BVI News

COMMENTARY: End of hurricane season brings reflection on BVI external response to Irma

British Prime Minister Boris Johnson with local government’s Special Envoy, Benito Wheatley.

By Benito Wheatley, Contributor

The 2019 hurricane season which saw the immense challenge faced by the Bahamas government in mounting an overall response to the destruction of Abaco by Hurricane Dorian has prompted much reflection on my part on the British Virgin Islands (BVI) own external response to Hurricane Irma over two years earlier. 

This commentary provides some insight into the aspects of that external response in which I was involved as Director of the BVI London Office during the emergency period between September and October 2017. 

Aftermath of Irma

Following the passage of Hurricane Irma on 6th September 2017, the islands had suffered catastrophic damage and most communications were offline. I successfully contacted then Premier Dr the Honourable D Orlando Smith, OBE, who immediately instructed me to request urgent assistance from the United Kingdom (UK) and international partners.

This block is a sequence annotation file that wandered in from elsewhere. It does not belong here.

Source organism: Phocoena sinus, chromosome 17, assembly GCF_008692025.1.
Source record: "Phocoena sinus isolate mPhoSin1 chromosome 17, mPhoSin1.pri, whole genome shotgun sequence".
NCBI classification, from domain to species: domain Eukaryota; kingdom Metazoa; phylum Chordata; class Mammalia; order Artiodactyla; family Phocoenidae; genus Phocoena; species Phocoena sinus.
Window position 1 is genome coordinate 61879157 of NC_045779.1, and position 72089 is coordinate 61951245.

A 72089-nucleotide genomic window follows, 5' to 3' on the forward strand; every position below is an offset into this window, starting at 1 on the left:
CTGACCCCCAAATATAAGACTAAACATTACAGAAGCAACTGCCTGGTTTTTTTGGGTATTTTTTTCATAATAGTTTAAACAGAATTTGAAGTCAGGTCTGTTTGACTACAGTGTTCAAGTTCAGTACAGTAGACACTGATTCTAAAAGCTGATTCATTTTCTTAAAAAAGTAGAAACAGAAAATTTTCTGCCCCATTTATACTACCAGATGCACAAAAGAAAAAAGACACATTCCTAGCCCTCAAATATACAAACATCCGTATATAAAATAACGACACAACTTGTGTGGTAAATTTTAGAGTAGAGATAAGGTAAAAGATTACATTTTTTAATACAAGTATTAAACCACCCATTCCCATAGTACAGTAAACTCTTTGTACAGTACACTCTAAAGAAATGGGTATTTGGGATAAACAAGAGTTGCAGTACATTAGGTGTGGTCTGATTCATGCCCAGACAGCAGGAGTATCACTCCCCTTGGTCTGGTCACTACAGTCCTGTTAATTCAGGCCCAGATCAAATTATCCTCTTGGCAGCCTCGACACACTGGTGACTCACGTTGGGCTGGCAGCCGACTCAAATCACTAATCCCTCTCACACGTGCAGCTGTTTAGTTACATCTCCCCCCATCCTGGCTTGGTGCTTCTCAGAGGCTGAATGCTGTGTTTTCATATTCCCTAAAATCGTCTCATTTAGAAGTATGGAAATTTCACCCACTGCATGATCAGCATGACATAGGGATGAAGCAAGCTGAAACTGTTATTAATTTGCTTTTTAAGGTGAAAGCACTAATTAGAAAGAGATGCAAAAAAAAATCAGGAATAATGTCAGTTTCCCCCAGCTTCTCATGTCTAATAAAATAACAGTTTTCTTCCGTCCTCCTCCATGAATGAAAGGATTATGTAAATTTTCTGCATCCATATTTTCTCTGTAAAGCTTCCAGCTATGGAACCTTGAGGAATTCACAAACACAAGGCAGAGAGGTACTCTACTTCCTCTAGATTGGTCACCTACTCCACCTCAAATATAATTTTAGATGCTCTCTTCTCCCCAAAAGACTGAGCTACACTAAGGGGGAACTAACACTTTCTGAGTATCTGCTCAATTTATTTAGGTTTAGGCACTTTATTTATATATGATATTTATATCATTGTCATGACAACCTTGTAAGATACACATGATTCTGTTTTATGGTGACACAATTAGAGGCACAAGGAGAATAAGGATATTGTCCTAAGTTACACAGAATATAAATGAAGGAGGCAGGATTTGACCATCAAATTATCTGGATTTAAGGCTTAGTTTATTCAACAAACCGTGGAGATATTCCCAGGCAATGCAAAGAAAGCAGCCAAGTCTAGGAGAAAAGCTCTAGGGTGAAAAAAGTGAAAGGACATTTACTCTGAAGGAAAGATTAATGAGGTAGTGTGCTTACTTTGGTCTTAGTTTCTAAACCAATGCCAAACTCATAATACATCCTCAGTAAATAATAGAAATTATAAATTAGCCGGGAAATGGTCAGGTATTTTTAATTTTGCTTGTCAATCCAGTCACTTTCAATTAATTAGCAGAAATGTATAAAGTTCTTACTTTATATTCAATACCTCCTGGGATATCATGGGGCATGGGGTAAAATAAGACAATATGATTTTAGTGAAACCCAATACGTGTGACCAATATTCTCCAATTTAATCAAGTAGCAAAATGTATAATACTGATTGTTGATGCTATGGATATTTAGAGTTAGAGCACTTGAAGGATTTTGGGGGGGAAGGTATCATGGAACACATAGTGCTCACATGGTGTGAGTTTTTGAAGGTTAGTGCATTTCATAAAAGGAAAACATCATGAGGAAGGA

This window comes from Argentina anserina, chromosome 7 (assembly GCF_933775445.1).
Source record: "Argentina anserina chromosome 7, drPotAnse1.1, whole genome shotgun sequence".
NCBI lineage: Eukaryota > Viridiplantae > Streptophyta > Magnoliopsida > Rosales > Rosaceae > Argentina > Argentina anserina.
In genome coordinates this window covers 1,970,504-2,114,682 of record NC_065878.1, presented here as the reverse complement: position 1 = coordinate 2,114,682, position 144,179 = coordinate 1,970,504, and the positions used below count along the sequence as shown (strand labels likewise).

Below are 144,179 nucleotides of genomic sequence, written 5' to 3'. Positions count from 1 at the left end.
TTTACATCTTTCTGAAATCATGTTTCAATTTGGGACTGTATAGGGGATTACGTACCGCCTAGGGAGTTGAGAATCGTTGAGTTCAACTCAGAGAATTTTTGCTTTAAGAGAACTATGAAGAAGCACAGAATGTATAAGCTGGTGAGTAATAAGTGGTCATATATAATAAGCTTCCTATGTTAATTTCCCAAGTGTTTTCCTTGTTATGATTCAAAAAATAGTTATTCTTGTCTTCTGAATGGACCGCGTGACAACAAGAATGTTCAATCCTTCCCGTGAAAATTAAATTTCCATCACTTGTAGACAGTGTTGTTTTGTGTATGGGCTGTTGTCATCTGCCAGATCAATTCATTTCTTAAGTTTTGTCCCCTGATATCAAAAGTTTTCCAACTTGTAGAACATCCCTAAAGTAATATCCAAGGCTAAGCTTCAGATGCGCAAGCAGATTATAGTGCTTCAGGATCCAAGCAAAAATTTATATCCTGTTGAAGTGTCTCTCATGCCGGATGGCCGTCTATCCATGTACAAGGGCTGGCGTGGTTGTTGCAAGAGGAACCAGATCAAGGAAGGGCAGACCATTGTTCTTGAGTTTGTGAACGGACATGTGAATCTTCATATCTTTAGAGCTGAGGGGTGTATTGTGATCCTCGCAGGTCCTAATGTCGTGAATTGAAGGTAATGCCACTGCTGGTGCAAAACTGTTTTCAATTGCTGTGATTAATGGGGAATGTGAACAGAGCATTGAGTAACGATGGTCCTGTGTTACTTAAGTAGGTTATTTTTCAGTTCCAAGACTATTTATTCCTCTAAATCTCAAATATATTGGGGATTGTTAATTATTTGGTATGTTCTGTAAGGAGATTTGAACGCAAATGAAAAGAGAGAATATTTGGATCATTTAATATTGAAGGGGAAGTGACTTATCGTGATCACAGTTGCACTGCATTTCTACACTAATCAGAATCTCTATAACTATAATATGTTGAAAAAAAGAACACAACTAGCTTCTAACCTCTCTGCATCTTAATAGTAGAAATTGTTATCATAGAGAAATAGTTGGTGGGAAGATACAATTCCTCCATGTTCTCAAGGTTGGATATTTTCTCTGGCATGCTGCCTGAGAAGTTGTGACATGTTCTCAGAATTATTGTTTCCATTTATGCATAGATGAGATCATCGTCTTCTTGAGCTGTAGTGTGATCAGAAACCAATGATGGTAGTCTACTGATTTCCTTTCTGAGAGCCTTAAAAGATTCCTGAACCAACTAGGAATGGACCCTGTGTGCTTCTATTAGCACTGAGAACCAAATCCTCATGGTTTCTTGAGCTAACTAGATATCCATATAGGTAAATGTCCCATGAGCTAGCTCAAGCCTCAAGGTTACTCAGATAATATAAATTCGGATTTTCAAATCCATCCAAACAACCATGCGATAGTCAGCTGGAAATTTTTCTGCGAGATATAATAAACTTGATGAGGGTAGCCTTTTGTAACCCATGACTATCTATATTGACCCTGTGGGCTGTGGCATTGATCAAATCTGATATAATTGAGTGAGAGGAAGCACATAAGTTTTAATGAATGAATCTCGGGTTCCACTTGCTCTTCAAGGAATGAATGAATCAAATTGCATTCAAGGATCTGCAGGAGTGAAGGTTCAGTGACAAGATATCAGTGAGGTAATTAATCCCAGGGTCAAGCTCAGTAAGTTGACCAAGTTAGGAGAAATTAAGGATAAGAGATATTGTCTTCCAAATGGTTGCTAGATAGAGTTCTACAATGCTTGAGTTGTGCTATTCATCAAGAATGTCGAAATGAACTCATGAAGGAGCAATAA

On the same evening, I received a call from Sir Alan Duncan, Minister of State at the Foreign and Commonwealth Office (FCO), who reassured me of the UK Government’s support for the BVI. 

In the days and weeks that followed, the UK Government’s Crisis Centre and BVI London Office worked closely together as the UK Government ramped up its emergency response to meet the scale of the disaster. With news reaching the rest of the world of the devastation in the BVI, the BVI London Office quickly became the BVI Government’s global hub, fielding numerous queries and requests from the general public, media, business, governments, civic organisations and persons concerned about their loved ones. 

The office also became a vital communication link for Virgin Gorda whose communication with Tortola had been completely cut off.

External response

In response to the crisis, the BVI Government’s external offices (i.e. BVI London Office, BVI House Asia, BVI Financial Services Commission (Hong Kong), BVI Tourist Board (New York & London)) and a number of government officials operating outside of the BVI came together to coordinate an external response on behalf of the BVI Government. 

The members of the group included myself, Dr Sandra Besson, Tracy Bradshaw, Elise Donovan, Pearla George, Jaslyn Frett-Thompson, Ginny Hawksley, Myrvina Jeria, Kenneth Baker, Dawn Smith, Leon Wheatley, Arliene Penn and Joseph Abbot Smith.